Are You Ready for Internet XXXtortion?
As if conservative family groups don’t have enough battles to fight on a daily basis, the company handling the buying and selling of the new Internet “red-light district” domain extension, “.xxx,” just handed these groups a near-impossible problem to solve.
The new “.xxx” domain names, which supposedly designate pornography websites, officially go on sale this week in earnest. ICM Registry, LLC, is the company overseeing the transfers, while sites like GoDaddy.com and 101domain.com handle the actual sales. ICM Registry’s whole reason for being is to profit from sales of “.xxx” domain names for pornography.
While pornographers may find this new domain extension particularly thrilling (ICM has indicated initial interest of 900,000 inquiries), anyone can buy whatever name they choose, including those of established family groups, news organizations, churches, homes for battered women, businesses — the whole range of entities from Concerned Women for America to the Red Cross, Disney, Babies ‘R’ Us, St. Jude’s Children’s Hospital and many more. Each name could be bought with a “.xxx” extension unless the organization itself buys it first. Thus, the money ultimately ends up as profit to ICM Registry.
As the CEO of a family-focused, pro-life group, I find it outrageous that I may be faced with the choice of discovering that a pornography company bought and now owns my domain name with the .xxx extension or being forced to pay to own it myself. Is it just me, or does that sound like some kind of protection racket?
I certainly don’t want to be associated with any .xxx domain names. And the domain name companies are going to rake in the cash, since .xxx extensions are going to be sold at a huge price (and therefore a huge profit) of some $100 to $300 a year, if not upwards of thousands of dollars as some organizations have suggested, while the .com extensions typically go for a mere $10 per year.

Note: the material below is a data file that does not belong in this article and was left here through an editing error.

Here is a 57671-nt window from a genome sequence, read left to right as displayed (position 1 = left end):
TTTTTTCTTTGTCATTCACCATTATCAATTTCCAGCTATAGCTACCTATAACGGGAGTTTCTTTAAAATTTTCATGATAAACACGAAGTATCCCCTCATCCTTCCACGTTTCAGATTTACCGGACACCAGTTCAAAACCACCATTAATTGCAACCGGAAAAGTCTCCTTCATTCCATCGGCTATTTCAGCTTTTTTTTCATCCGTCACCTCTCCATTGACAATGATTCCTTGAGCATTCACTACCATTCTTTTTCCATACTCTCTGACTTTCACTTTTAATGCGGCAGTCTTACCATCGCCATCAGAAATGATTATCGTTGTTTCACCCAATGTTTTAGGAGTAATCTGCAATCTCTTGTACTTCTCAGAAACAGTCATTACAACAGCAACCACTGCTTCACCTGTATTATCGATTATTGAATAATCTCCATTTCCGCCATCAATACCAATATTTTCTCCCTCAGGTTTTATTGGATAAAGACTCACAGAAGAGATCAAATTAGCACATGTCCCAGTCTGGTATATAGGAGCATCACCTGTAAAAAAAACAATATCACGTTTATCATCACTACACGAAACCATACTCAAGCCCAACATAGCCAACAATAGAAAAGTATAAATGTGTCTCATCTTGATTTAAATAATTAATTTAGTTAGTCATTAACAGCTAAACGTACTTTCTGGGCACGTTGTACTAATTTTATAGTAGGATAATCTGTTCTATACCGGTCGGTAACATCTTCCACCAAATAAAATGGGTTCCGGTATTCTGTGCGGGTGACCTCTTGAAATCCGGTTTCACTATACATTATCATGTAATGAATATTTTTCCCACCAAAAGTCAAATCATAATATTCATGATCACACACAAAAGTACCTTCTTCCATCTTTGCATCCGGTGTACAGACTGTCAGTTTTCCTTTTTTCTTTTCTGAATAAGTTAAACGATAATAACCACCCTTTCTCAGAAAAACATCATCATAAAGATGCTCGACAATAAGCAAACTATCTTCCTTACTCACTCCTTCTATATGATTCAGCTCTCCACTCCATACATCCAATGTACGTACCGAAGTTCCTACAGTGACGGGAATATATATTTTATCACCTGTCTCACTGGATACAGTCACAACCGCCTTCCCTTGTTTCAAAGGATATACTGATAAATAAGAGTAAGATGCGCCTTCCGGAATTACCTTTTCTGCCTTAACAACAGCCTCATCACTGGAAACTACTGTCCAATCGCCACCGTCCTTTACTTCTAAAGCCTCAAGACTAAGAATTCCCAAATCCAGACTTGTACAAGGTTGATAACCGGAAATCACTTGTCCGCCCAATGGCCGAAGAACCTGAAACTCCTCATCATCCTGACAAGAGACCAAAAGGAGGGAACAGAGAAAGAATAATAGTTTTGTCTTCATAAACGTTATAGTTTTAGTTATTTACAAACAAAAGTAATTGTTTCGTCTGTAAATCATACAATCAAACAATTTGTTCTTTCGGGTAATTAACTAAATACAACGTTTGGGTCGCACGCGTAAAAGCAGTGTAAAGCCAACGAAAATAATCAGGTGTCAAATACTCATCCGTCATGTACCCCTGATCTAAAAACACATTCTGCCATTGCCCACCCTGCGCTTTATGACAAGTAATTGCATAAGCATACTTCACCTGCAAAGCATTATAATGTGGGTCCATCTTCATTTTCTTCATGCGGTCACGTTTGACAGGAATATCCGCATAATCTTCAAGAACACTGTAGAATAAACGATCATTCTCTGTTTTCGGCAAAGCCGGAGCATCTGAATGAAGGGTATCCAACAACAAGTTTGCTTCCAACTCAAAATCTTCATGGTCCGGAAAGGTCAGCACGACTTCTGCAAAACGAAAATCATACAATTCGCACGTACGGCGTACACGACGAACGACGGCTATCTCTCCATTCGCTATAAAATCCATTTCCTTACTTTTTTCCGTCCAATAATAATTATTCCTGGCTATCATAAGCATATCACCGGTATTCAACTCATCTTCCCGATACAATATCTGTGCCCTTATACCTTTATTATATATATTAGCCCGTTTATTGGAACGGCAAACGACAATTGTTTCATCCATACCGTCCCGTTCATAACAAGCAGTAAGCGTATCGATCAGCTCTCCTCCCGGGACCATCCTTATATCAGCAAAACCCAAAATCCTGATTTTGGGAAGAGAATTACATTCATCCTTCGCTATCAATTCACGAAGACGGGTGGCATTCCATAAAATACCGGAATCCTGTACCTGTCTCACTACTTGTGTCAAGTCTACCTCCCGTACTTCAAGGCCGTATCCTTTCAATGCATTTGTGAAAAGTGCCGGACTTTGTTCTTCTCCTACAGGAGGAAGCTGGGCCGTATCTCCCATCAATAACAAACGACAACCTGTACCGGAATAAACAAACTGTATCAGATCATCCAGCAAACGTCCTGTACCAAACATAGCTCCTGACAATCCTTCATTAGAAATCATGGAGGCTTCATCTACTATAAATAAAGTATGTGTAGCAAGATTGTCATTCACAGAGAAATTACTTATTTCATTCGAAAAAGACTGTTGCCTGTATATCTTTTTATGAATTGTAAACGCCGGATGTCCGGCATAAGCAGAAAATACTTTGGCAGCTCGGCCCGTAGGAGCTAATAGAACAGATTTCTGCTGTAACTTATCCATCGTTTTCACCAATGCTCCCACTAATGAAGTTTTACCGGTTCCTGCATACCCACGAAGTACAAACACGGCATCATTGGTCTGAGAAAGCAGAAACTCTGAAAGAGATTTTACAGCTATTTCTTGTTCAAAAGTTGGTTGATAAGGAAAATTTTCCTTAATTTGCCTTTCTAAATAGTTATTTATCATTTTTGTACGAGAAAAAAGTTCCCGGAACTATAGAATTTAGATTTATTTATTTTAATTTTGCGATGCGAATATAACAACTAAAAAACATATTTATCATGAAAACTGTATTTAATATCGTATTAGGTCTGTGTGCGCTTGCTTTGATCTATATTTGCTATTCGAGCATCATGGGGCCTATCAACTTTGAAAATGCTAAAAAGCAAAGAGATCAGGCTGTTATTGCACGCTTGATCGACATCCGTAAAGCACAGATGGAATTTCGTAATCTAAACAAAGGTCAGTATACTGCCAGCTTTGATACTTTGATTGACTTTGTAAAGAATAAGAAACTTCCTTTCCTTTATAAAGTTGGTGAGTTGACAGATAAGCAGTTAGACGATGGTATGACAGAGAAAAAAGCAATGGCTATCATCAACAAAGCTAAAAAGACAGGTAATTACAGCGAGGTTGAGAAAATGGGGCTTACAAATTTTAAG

So not only will the domain companies bleed non-profits who decide that their only real option is to buy the .xxx name of their own organization, but to add insult to injury, non-profits will be enriching companies who make money off enabling crude and offensive pornography.
And honestly, today’s pornography is so extremely violent and debased that it makes most people recoil in horror. It degrades women and children in ways past generations never imagined.
We know pornography is used to “groom” trafficking victims by desensitizing the girls and instructing them in their new way of life. We would never allow rape, bestiality, and other hardcore pornography into our homes via commercial labeling, but now we may be forced to pay for it indirectly by subsidizing the vehicle that makes it possible for the porn companies to expand their online presence.
ICM Registry may be making available an opt-out mechanism for groups like mine to pay a fee of $200 to $300 to hold the .xxx version of our Web address from being purchased by pornography companies. But that’s just a short-term option that still forces us to pay into their coffers. Who are these people to make those kinds of demands on legitimate organizations? No one should have to pay them money to avoid association with the porn industry.
ICM Registry needs to come up with a better solution than just to pad its pockets with money from people who find pornography particularly disgraceful.
In my opinion, what they’re doing is nearly extortion. And worst of all, the joke is on us, the regular people: the .xxx domain ramps up the profits of the registry companies at the same time that it metastasizes the presence of online porn — the .com porn will not go away, it will merely be joined by countless more .xxx sites. Some of which will undoubtedly carry familiar names.
Penny Nance is the CEO and president of Concerned Women for America.